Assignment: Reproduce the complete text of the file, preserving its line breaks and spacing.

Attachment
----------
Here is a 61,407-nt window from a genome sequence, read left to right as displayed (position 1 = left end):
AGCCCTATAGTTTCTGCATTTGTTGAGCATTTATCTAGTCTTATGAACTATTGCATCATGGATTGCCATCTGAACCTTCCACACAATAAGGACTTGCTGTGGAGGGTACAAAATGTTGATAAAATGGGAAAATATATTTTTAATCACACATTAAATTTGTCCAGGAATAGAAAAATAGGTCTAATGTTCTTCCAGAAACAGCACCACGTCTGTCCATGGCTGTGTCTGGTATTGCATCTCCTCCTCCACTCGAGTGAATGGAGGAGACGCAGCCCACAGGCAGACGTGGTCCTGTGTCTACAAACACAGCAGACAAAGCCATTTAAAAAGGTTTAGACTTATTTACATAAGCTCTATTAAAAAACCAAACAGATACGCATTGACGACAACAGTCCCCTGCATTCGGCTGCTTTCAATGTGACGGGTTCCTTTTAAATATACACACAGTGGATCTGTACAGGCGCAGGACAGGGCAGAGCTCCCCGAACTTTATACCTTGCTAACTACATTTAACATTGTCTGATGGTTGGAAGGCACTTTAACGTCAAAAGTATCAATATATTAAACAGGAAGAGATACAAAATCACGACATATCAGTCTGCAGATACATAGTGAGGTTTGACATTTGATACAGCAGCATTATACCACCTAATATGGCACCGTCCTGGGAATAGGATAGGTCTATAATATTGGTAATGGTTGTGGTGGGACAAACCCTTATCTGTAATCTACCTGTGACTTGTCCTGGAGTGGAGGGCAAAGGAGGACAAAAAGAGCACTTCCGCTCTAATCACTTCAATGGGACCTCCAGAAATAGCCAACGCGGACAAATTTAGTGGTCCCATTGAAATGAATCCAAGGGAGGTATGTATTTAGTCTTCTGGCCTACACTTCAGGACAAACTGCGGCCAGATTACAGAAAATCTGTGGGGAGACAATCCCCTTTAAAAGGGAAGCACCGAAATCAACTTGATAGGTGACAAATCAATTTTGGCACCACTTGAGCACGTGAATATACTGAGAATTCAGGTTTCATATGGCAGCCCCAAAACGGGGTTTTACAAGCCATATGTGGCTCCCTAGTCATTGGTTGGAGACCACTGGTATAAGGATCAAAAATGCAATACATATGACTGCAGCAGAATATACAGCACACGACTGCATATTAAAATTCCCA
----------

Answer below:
Here is a 61,407-nt window from a genome sequence, read left to right as displayed (position 1 = left end):
AGCCCTATAGTTTCTGCATTTGTTGAGCATTTATCTAGTCTTATGAACTATTGCATCATGGATTGCCATCTGAACCTTCCACACAATAAGGACTTGCTGTGGAGGGTACAAAATGTTGATAAAATGGGAAAATATATTTTTAATCACACATTAAATTTGTCCAGGAATAGAAAAATAGGTCTAATGTTCTTCCAGAAACAGCACCACGTCTGTCCATGGCTGTGTCTGGTATTGCATCTCCTCCTCCACTCGAGTGAATGGAGGAGACGCAGCCCACAGGCAGACGTGGTCCTGTGTCTACAAACACAGCAGACAAAGCCATTTAAAAAGGTTTAGACTTATTTACATAAGCTCTATTAAAAAACCAAACAGATACGCATTGACGACAACAGTCCCCTGCATTCGGCTGCTTTCAATGTGACGGGTTCCTTTTAAATATACACACAGTGGATCTGTACAGGCGCAGGACAGGGCAGAGCTCCCCGAACTTTATACCTTGCTAACTACATTTAACATTGTCTGATGGTTGGAAGGCACTTTAACGTCAAAAGTATCAATATATTAAACAGGAAGAGATACAAAATCACGACATATCAGTCTGCAGATACATAGTGAGGTTTGACATTTGATACAGCAGCATTATACCACCTAATATGGCACCGTCCTGGGAATAGGATAGGTCTATAATATTGGTAATGGTTGTGGTGGGACAAACCCTTATCTGTAATCTACCTGTGACTTGTCCTGGAGTGGAGGGCAAAGGAGGACAAAAAGAGCACTTCCGCTCTAATCACTTCAATGGGACCTCCAGAAATAGCCAACGCGGACAAATTTAGTGGTCCCATTGAAATGAATCCAAGGGAGGTATGTATTTAGTCTTCTGGCCTACACTTCAGGACAAACTGCGGCCAGATTACAGAAAATCTGTGGGGAGACAATCCCCTTTAAAAGGGAAGCACCGAAATCAACTTGATAGGTGACAAATCAATTTTGGCACCACTTGAGCACGTGAATATACTGAGAATTCAGGTTTCATATGGCAGCCCCAAAACGGGGTTTTACAAGCCATATGTGGCTCCCTAGTCATTGGTTGGAGACCACTGGTATAAGGATCAAAAATGCAATACATATGACTGCAGCAGAATATACAGCACACGACTGCATATTAAAATTCCCA